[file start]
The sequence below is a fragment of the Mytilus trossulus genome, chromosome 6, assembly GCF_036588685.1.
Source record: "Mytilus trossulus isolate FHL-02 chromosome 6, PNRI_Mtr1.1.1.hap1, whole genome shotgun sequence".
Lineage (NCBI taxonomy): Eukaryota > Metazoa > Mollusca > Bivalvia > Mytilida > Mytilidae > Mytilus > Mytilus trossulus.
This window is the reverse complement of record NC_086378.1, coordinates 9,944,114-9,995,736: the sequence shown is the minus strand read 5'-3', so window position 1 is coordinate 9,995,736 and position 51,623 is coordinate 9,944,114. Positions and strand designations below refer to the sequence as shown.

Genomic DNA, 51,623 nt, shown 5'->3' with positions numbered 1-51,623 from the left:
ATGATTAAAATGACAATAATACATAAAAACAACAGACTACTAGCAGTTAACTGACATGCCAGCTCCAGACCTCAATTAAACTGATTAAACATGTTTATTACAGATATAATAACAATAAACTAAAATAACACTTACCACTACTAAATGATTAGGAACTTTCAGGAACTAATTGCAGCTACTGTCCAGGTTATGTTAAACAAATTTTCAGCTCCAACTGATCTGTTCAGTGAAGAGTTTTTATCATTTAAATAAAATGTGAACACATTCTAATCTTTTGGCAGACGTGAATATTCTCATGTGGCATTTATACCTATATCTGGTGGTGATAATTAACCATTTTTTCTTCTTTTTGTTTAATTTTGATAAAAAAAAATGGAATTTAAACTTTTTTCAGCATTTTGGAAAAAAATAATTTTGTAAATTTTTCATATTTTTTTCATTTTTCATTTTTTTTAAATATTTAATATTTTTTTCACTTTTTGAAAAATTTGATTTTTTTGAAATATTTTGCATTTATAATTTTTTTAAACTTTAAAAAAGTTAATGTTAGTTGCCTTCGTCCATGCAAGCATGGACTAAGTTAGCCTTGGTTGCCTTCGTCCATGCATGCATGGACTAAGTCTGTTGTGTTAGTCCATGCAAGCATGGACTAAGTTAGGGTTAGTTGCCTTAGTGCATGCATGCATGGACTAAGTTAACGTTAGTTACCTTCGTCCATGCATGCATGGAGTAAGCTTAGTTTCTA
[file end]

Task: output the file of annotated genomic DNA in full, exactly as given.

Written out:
The sequence below is a fragment of the Mytilus trossulus genome, chromosome 6, assembly GCF_036588685.1.
Source record: "Mytilus trossulus isolate FHL-02 chromosome 6, PNRI_Mtr1.1.1.hap1, whole genome shotgun sequence".
Lineage (NCBI taxonomy): Eukaryota > Metazoa > Mollusca > Bivalvia > Mytilida > Mytilidae > Mytilus > Mytilus trossulus.
This window is the reverse complement of record NC_086378.1, coordinates 9,944,114-9,995,736: the sequence shown is the minus strand read 5'-3', so window position 1 is coordinate 9,995,736 and position 51,623 is coordinate 9,944,114. Positions and strand designations below refer to the sequence as shown.

Genomic DNA, 51,623 nt, shown 5'->3' with positions numbered 1-51,623 from the left:
ATGATTAAAATGACAATAATACATAAAAACAACAGACTACTAGCAGTTAACTGACATGCCAGCTCCAGACCTCAATTAAACTGATTAAACATGTTTATTACAGATATAATAACAATAAACTAAAATAACACTTACCACTACTAAATGATTAGGAACTTTCAGGAACTAATTGCAGCTACTGTCCAGGTTATGTTAAACAAATTTTCAGCTCCAACTGATCTGTTCAGTGAAGAGTTTTTATCATTTAAATAAAATGTGAACACATTCTAATCTTTTGGCAGACGTGAATATTCTCATGTGGCATTTATACCTATATCTGGTGGTGATAATTAACCATTTTTTCTTCTTTTTGTTTAATTTTGATAAAAAAAAATGGAATTTAAACTTTTTTCAGCATTTTGGAAAAAAATAATTTTGTAAATTTTTCATATTTTTTTCATTTTTCATTTTTTTTAAATATTTAATATTTTTTTCACTTTTTGAAAAATTTGATTTTTTTGAAATATTTTGCATTTATAATTTTTTTAAACTTTAAAAAAGTTAATGTTAGTTGCCTTCGTCCATGCAAGCATGGACTAAGTTAGCCTTGGTTGCCTTCGTCCATGCATGCATGGACTAAGTCTGTTGTGTTAGTCCATGCAAGCATGGACTAAGTTAGGGTTAGTTGCCTTAGTGCATGCATGCATGGACTAAGTTAACGTTAGTTACCTTCGTCCATGCATGCATGGAGTAAGCTTAGTTTCTA